What to do about jury trials? Of all the issues to have faced the legal profession due to COVID-19, this one is perhaps the most intractable.
The essentials are by now familiar. This month will see the first solemn trials in Scotland since March, but only initial exercises to test social distancing safeguards, each taking up two or three regular courtrooms plus other facilities. Meanwhile Lord Carloway, in a statement which praised the courts, and court users, for progress on other fronts, issued a stark warning that proposals put forward to facilitate more trials amounted only to “tinkering at the margins” of a backlog that could reach 3,000 cases by next March.
While not calling for juryless courts, the Lord President was clear that a “political solution” will be required. But the legal profession, and not just defence lawyers, appears united that the jury system is sacrosanct, if possibly with fewer jurors in less serious cases. “If we were just safeguarding our incomes, we would be pushing for judge-only courts,” is the message. “But the principle of keeping the system is more important.”
At the same time we cannot overlook that justice delayed may end up being justice denied. For accused, particularly if on remand, human rights issues will come into play sooner or later, and Holyrood cannot legislate those away. Complainers and others affected will also suffer the more if cases are left hanging.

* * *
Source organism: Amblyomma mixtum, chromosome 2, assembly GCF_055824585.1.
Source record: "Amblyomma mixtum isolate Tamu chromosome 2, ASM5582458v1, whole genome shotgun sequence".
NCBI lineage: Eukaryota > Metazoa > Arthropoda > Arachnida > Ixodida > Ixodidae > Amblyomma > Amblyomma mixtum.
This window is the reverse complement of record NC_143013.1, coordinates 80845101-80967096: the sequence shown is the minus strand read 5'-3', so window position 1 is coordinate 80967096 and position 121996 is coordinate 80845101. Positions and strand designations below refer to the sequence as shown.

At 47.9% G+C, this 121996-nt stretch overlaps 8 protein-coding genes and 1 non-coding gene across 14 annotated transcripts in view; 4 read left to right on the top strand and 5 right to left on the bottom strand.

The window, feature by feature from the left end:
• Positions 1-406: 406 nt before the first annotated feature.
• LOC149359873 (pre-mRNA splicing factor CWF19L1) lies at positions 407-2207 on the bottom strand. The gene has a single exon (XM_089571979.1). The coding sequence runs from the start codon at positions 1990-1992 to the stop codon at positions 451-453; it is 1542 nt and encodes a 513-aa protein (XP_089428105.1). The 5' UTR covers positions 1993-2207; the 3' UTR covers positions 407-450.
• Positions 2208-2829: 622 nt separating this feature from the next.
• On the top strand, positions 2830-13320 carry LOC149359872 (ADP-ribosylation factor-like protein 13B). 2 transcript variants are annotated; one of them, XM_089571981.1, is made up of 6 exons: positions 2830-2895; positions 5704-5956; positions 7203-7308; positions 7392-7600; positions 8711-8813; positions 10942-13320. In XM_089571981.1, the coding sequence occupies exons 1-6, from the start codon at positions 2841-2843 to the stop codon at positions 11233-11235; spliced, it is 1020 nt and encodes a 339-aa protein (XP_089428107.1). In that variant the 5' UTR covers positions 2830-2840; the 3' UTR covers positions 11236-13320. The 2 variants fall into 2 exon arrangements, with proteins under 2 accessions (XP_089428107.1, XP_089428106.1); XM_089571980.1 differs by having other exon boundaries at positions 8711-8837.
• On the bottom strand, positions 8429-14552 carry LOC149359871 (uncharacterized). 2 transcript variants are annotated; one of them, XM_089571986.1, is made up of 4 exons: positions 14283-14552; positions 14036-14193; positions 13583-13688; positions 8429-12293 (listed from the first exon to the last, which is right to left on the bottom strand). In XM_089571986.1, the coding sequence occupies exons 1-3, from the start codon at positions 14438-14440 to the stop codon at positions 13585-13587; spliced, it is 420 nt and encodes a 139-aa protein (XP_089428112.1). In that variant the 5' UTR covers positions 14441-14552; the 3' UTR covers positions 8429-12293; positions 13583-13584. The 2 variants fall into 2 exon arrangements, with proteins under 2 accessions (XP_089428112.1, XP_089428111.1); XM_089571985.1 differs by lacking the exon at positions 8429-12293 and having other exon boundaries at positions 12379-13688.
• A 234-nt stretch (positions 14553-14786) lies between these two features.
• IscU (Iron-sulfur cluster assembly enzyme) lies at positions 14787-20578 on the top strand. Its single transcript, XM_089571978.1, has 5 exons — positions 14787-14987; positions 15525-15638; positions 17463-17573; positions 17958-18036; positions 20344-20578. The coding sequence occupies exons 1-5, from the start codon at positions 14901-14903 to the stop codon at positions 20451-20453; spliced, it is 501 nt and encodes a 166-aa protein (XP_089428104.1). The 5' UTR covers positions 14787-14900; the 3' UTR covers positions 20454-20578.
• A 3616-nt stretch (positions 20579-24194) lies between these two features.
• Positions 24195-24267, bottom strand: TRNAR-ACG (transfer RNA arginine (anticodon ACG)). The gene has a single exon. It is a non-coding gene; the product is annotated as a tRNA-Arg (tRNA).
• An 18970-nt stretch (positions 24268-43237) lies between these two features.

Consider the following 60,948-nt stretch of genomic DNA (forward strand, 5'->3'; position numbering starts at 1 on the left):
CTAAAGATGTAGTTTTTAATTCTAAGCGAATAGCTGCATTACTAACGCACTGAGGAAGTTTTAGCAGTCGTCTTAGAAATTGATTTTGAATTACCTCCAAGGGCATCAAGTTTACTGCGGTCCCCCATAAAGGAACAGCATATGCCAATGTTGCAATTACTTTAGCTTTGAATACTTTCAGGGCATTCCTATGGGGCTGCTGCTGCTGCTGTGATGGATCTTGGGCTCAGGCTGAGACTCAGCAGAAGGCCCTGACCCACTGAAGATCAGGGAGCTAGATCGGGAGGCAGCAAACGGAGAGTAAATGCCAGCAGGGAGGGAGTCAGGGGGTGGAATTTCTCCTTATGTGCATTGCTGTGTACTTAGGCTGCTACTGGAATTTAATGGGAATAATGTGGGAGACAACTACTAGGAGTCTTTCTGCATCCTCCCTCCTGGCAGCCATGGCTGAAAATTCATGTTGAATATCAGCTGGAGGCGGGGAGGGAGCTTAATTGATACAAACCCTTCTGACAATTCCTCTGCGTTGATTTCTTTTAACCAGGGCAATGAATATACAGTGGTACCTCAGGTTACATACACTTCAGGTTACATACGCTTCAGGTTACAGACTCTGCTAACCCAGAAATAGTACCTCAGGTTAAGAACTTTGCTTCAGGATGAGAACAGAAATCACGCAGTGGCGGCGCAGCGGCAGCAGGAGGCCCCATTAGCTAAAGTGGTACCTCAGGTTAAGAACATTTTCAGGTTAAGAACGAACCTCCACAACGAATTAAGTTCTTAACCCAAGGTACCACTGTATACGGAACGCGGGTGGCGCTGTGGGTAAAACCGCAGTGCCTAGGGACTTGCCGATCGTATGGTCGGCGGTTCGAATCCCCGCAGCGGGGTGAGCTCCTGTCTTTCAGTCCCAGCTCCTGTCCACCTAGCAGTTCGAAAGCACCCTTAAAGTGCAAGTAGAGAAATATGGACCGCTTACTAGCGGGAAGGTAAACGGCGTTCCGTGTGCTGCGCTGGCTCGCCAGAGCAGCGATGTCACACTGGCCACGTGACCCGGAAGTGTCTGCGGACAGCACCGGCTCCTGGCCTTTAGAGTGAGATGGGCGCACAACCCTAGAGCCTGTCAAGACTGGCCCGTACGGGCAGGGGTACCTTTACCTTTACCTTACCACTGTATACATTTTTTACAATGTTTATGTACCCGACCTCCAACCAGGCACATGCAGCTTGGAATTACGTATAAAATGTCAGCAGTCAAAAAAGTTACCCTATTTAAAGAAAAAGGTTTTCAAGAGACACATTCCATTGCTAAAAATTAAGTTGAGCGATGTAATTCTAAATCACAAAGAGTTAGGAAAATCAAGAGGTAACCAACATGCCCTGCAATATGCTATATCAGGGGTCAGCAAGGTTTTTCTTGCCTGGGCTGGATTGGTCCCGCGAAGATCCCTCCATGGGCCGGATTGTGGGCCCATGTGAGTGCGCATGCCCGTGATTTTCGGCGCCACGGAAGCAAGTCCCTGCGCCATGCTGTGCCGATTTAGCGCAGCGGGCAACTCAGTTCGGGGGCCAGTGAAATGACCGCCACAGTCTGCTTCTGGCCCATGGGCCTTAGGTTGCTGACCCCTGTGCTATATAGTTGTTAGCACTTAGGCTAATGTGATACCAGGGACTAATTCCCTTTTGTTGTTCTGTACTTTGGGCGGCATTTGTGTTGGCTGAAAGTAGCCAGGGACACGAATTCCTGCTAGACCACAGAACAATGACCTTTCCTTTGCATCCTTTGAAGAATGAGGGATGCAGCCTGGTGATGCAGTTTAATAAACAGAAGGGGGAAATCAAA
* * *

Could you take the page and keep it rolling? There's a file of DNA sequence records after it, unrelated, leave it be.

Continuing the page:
Is the problem essentially COVID-related, or was there already a serious backlog due to longer term underfunding, as some allege? Either way, promises of extra money, if forthcoming, would not in themselves provide a solution. Logistical issues remain.
A proposal currently being promoted is “Nightingale courts”, borrowing from the name of the temporary hospitals set up to prevent the NHS being overrun at the height of the pandemic. Back in April the Scottish Government suggested the use of non-court buildings was unworkable due to practical difficulties, though in a paper in late May the Society was still arguing it should be explored further. It is regrettable that we appear to be no nearer a decision on what can be achieved, let alone any action on this front, when some additional provision is almost certain to be needed, whatever else is done.
It may turn out that, as with the schools, something like full capacity can be achieved sooner than was being predicted only recently. But even on the best case scenario for control of the virus, special measures will be needed for an extended period to tackle trials already pending. Unless a workable alternative is agreed, and urgently implemented, constitutional tradition may find itself in opposition to practical human rights.